For a remedy to be granted, the court must prove a formidable series of negatives: that its grant would not be likely to cause substantial hardship or prejudice to any person, whether before the court or otherwise; and that a remedy would not be detrimental to good administration. Where such competing interests exist, which in big or difficult cases they are bound to, as was illustrated by examples given in Committee, the High Court is simply neutered, signalling to public authorities and developers alike that the environmental duties of public bodies cannot be enforced by the OEP when there may be private interests that could suffer. Thus, in our previous debate, the noble and learned Lord, Lord Hope, spoke of the need to retain in this field the flexibility of judicial review, and the noble and learned Lord, Lord Mackay of Clashfern, said that this clause places environmental law on a grade below other laws, so that, as he put it, although you fail to comply with it, you can still be right.

I am grateful to the Minister, the Bill team and the Secretary of State for our repeated discussions. They registered their concern about the possible bypassing of short judicial review time limits. Perhaps that is to exaggerate the promptness of judicial review, for which the time limit starts to run only after the completion of a long administrative process, but in any event, the point of environmental review, as Clause 38(7) firmly indicates, is not to duplicate judicial review but to complement it by providing a means to address systemic cases in respect of which judicial review time limits are not appropriate. The OEP is stepping into the shoes of the European Commission, which was not hamstrung by time limits but which could still seek meaningful remedies from the European court. One wonders why our own courts should be barred from granting meaningful remedies to the OEP.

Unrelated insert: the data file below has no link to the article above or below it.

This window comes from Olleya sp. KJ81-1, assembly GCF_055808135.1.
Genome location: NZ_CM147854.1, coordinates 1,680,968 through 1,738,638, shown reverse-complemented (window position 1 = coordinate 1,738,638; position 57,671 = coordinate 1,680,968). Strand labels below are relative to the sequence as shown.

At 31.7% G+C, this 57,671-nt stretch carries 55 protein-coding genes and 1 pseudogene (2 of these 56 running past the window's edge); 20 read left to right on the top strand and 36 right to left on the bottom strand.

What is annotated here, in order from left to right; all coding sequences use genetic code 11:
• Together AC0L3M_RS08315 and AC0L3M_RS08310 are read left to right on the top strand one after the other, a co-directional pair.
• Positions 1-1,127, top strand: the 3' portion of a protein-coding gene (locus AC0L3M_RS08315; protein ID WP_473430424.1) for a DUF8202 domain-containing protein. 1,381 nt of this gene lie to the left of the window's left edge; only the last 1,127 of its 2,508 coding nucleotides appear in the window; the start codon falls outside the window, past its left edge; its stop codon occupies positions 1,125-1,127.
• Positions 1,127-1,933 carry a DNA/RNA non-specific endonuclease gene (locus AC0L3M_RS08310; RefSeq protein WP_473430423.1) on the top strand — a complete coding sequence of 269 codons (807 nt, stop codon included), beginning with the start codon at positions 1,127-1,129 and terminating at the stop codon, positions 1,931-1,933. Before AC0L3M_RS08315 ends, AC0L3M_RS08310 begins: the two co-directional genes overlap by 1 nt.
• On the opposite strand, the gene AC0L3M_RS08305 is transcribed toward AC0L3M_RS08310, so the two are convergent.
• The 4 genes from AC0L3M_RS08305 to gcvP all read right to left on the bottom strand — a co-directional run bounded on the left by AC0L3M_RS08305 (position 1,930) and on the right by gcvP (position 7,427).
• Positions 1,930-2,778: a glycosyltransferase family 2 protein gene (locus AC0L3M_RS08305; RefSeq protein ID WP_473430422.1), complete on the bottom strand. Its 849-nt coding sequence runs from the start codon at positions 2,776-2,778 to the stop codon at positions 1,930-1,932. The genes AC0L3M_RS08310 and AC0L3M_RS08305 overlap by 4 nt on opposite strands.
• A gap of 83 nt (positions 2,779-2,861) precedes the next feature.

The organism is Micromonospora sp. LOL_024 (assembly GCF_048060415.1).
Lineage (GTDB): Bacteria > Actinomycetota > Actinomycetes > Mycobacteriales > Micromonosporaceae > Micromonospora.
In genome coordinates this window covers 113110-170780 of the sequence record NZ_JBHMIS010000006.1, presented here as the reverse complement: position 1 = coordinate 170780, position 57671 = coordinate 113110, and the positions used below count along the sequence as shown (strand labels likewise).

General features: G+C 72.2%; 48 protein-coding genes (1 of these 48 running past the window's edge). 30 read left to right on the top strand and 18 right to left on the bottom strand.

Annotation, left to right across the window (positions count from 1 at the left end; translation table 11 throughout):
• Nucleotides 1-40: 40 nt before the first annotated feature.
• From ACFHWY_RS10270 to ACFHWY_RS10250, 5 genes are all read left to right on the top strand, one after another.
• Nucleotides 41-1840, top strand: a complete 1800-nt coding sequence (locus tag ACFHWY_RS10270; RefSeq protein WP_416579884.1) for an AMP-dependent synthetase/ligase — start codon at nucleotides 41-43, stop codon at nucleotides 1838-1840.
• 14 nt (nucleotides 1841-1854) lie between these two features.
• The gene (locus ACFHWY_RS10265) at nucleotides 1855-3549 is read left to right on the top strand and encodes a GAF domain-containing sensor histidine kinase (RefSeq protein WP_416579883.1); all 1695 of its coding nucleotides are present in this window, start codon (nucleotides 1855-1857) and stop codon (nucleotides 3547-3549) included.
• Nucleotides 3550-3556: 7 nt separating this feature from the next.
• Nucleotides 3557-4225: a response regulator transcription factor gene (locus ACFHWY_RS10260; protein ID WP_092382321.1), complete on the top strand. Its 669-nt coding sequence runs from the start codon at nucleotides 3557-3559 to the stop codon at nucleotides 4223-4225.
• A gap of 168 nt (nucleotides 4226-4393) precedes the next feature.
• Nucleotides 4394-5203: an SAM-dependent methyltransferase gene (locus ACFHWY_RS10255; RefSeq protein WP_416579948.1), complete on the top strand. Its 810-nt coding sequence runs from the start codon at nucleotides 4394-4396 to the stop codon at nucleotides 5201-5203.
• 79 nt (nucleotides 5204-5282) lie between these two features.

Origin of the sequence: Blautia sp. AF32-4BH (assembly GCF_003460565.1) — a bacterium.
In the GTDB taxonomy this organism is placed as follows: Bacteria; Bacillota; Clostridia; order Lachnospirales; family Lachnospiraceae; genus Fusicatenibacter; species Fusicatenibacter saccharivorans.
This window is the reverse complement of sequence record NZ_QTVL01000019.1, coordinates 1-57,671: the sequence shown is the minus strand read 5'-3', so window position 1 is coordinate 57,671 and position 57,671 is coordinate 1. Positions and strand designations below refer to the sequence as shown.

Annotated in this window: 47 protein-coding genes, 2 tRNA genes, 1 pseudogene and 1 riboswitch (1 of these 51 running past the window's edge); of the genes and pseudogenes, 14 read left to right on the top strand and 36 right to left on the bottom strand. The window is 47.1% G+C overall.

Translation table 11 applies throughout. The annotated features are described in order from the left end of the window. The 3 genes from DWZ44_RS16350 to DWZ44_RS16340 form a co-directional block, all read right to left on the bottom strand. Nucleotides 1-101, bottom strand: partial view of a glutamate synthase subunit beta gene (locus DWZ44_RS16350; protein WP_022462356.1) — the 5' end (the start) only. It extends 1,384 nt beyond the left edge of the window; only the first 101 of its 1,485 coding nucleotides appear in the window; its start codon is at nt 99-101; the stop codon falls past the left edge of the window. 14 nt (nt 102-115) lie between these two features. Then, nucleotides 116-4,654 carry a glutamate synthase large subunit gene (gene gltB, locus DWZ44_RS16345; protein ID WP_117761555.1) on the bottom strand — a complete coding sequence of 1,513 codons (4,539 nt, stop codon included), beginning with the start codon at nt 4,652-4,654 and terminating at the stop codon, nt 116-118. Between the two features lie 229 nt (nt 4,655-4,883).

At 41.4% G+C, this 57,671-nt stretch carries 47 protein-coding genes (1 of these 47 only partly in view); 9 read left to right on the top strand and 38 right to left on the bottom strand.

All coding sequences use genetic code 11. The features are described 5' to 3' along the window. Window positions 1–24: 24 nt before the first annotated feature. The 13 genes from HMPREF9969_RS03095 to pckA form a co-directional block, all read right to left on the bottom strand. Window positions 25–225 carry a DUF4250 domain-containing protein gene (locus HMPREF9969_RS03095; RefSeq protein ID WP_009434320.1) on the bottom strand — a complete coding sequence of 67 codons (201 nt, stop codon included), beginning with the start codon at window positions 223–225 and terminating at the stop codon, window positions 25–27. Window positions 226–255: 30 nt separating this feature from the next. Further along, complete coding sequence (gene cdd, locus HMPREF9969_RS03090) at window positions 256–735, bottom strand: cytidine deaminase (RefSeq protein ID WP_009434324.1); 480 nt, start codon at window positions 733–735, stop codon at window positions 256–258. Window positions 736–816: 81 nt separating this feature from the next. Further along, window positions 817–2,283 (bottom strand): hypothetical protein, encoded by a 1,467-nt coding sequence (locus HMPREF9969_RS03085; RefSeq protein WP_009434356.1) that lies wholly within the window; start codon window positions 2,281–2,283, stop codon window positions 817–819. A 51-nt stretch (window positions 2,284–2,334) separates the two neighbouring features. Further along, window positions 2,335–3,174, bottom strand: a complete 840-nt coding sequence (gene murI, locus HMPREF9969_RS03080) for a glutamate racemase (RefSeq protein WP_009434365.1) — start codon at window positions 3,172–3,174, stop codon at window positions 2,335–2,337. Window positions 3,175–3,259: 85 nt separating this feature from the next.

However, we have responded to the Government’s concerns by making Amendment 27 as easy as possible for them to accept. Now written on to its face is the liberty of the court to refuse a remedy when the interests of third parties or of good administration would render this unjust. Further flexibility will be provided by the Judicial Review and Courts Bill in the shape of suspended and prospective-only quashing orders, remedies which, by the first and unobjectionable part of Clause 38(8), will be read over into environmental review.

The OEP, in seeking relief, and the courts in deciding whether or not to grant it, can be counted upon to weigh the competing considerations and to act responsibly. I think the Minister well understands—whatever he is required to say from the Dispatch Box—that the Government cannot credibly claim to have independent and effective safeguards while protecting themselves from being held to account by the very body established for the purpose. The Minister continues to offer discussions and I thank him for that, but if those discussions are to be productive, I sense that one of two things will have to happen this evening: that he undertakes to think again, or your Lordships encourage him to. With that in mind, I propose to test the opinion of the House, if necessary, on Amendment 27.

Photo of Lord Duncan of Springbank Lord Duncan of Springbank Deputy Chairman of Committees 7:30 pm, 8th September 2021